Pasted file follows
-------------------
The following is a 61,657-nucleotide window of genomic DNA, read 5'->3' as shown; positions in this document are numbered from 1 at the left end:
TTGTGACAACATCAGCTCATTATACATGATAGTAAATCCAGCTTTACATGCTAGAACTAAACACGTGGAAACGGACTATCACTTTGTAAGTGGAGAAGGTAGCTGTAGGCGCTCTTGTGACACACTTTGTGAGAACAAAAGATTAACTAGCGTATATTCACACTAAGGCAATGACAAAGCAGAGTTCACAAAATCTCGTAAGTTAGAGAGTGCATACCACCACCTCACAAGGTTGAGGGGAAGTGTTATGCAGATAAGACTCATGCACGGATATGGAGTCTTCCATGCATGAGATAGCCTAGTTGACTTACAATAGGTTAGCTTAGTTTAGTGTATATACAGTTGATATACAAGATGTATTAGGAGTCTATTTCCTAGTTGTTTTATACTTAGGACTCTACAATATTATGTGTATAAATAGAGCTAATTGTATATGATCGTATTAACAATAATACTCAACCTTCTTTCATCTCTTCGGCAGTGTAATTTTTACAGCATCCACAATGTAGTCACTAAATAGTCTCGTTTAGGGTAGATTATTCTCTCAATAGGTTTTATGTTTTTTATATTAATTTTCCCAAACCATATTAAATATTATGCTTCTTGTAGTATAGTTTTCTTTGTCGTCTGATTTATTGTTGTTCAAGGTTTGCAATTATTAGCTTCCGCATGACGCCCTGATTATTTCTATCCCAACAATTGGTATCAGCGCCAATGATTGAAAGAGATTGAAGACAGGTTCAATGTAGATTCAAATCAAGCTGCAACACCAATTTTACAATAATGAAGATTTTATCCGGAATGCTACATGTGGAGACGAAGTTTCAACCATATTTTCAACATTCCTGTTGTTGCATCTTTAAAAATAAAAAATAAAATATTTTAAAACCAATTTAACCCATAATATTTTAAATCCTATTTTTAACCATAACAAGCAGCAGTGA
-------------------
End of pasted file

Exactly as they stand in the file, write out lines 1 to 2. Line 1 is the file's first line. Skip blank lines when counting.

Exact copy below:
The following is a 61,657-nucleotide window of genomic DNA, read 5'->3' as shown; positions in this document are numbered from 1 at the left end:
TTGTGACAACATCAGCTCATTATACATGATAGTAAATCCAGCTTTACATGCTAGAACTAAACACGTGGAAACGGACTATCACTTTGTAAGTGGAGAAGGTAGCTGTAGGCGCTCTTGTGACACACTTTGTGAGAACAAAAGATTAACTAGCGTATATTCACACTAAGGCAATGACAAAGCAGAGTTCACAAAATCTCGTAAGTTAGAGAGTGCATACCACCACCTCACAAGGTTGAGGGGAAGTGTTATGCAGATAAGACTCATGCACGGATATGGAGTCTTCCATGCATGAGATAGCCTAGTTGACTTACAATAGGTTAGCTTAGTTTAGTGTATATACAGTTGATATACAAGATGTATTAGGAGTCTATTTCCTAGTTGTTTTATACTTAGGACTCTACAATATTATGTGTATAAATAGAGCTAATTGTATATGATCGTATTAACAATAATACTCAACCTTCTTTCATCTCTTCGGCAGTGTAATTTTTACAGCATCCACAATGTAGTCACTAAATAGTCTCGTTTAGGGTAGATTATTCTCTCAATAGGTTTTATGTTTTTTATATTAATTTTCCCAAACCATATTAAATATTATGCTTCTTGTAGTATAGTTTTCTTTGTCGTCTGATTTATTGTTGTTCAAGGTTTGCAATTATTAGCTTCCGCATGACGCCCTGATTATTTCTATCCCAACAATTGGTATCAGCGCCAATGATTGAAAGAGATTGAAGACAGGTTCAATGTAGATTCAAATCAAGCTGCAACACCAATTTTACAATAATGAAGATTTTATCCGGAATGCTACATGTGGAGACGAAGTTTCAACCATATTTTCAACATTCCTGTTGTTGCATCTTTAAAAATAAAAAATAAAATATTTTAAAACCAATTTAACCCATAATATTTTAAATCCTATTTTTAACCATAACAAGCAGCAGTGA